Nutrition for Special Groups 3(3+0)

Lesson 17: Nutritional Care for Infants


Protein is most essential for growth and is the basic building material for the body’s tissues. Infants require the following amino acids for their growth.

  • Histidine
  • Isoleucine
  • Leucine
  • Lysine
  • Methionine
  • Phenylalanine
  • Threonine
  • Tryptophan
  • Valine

Of these, histidine is essential only for infants.
Some amino acids are conditionally essential, that is essential for the infant only under certain conditions like illness, prematurity or inborn errors of metabolism. These include-

  • Cysteine
  • Tyrosine
  • Taurine

The quality of protein is as important as the quantity. A good quality protein in adequate quantity supplies all the essential amino acids in sufficient amounts for growth and maintenance. The protein RDA for infants is based on the protein content of breast milk consumed by infants growing adequately. It is given as 2 gm/kg body weight of infants in the 0-6 months age and 1.65 g/kg for infants in the 6 months to 12 month age group.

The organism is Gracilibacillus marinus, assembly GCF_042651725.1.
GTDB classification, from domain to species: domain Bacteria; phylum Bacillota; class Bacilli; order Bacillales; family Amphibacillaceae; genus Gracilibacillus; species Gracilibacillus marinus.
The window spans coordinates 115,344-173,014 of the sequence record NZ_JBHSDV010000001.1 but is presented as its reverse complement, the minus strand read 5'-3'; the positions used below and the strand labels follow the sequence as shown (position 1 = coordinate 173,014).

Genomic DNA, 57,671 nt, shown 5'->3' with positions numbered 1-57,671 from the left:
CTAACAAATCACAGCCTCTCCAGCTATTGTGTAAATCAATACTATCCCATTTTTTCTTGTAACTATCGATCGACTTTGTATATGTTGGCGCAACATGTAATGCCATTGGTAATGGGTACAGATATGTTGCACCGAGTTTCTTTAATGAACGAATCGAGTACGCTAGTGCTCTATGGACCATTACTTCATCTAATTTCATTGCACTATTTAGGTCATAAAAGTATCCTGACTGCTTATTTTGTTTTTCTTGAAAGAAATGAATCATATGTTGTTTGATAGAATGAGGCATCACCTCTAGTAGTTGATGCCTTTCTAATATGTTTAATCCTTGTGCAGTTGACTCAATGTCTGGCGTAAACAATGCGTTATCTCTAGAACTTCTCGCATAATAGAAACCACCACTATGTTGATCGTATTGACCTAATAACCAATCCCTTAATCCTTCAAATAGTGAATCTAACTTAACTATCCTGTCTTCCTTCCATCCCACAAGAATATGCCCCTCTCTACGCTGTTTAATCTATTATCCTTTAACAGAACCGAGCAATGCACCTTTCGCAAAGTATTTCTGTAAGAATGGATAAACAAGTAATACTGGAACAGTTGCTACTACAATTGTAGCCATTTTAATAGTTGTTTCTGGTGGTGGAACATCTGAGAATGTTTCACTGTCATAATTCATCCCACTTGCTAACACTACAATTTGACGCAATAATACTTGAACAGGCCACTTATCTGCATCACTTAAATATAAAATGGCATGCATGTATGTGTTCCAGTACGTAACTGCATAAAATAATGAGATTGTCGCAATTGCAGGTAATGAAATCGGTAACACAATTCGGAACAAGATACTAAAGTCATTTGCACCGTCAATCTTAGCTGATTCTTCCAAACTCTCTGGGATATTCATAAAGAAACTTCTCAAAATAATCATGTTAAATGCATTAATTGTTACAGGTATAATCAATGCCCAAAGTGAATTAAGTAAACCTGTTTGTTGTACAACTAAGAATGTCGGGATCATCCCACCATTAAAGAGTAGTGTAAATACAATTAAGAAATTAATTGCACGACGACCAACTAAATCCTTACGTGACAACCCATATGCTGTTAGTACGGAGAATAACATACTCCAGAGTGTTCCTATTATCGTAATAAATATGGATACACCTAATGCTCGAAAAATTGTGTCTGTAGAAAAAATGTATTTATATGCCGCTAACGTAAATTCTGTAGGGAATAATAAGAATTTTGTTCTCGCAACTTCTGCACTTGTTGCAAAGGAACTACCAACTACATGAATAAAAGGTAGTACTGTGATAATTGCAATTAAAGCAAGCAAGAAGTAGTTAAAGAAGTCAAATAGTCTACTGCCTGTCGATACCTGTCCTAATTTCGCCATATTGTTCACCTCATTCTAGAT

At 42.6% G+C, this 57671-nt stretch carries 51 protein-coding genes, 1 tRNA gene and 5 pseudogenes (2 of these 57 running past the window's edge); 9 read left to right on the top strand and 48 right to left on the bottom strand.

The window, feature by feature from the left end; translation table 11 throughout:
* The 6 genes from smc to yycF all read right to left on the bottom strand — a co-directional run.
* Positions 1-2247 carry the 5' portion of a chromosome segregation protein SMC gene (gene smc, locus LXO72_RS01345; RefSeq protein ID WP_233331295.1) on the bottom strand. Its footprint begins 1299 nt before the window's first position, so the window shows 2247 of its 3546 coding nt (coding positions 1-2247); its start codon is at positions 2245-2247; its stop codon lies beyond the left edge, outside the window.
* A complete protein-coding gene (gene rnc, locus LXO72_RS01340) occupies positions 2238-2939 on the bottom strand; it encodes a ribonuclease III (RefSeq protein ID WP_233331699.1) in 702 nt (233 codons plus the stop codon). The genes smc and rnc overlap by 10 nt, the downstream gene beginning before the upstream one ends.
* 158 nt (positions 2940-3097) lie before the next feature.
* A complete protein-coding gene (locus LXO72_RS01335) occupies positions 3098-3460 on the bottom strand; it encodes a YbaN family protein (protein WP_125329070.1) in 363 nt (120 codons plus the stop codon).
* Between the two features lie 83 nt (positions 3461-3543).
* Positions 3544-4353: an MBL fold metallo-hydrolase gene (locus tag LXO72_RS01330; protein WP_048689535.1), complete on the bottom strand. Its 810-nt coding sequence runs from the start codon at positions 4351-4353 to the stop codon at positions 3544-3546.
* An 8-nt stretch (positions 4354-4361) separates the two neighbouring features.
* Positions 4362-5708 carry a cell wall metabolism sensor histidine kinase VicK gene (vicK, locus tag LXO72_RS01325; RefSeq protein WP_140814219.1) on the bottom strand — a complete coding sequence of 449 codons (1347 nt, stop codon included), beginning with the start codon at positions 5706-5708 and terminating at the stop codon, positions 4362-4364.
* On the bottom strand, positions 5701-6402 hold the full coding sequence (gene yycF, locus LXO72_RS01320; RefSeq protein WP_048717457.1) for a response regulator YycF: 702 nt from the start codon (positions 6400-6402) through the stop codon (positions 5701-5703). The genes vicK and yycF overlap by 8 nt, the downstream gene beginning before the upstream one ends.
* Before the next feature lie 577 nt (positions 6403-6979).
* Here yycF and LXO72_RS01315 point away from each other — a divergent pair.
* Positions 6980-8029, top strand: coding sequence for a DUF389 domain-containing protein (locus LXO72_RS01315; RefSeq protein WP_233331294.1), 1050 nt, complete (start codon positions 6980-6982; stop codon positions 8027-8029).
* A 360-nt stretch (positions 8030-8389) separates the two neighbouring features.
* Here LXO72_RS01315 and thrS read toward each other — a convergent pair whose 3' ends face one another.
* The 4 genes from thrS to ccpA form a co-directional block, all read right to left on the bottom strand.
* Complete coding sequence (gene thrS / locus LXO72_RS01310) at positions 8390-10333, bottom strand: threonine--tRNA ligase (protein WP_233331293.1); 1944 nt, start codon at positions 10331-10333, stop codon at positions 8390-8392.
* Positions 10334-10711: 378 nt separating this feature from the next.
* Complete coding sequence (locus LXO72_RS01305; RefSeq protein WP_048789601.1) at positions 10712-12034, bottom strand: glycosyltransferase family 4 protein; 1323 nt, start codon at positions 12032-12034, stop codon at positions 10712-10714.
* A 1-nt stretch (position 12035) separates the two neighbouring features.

These protein recommendations are given for healthy, full term infants. Infection, premature birth, illness and genetic disorders all increase protein needs. If energy intake is inadequate, protein is used for energy and this increases protein requirement.

Excess dietary protein can also cause problems especially for a small infant. Excess protein in the blood stresses the kidneys and liver as these organs metabolize and excrete the excess nitrogen. Signs of protein overload include acidosis, dehydration, diarrhea, elevated blood urea and ammonia and fever. This type of problem is observed in infants fed inappropriate foods such as non fat milk or concentrated formula.

Last modified: Saturday, 5 May 2012, 5:30 AM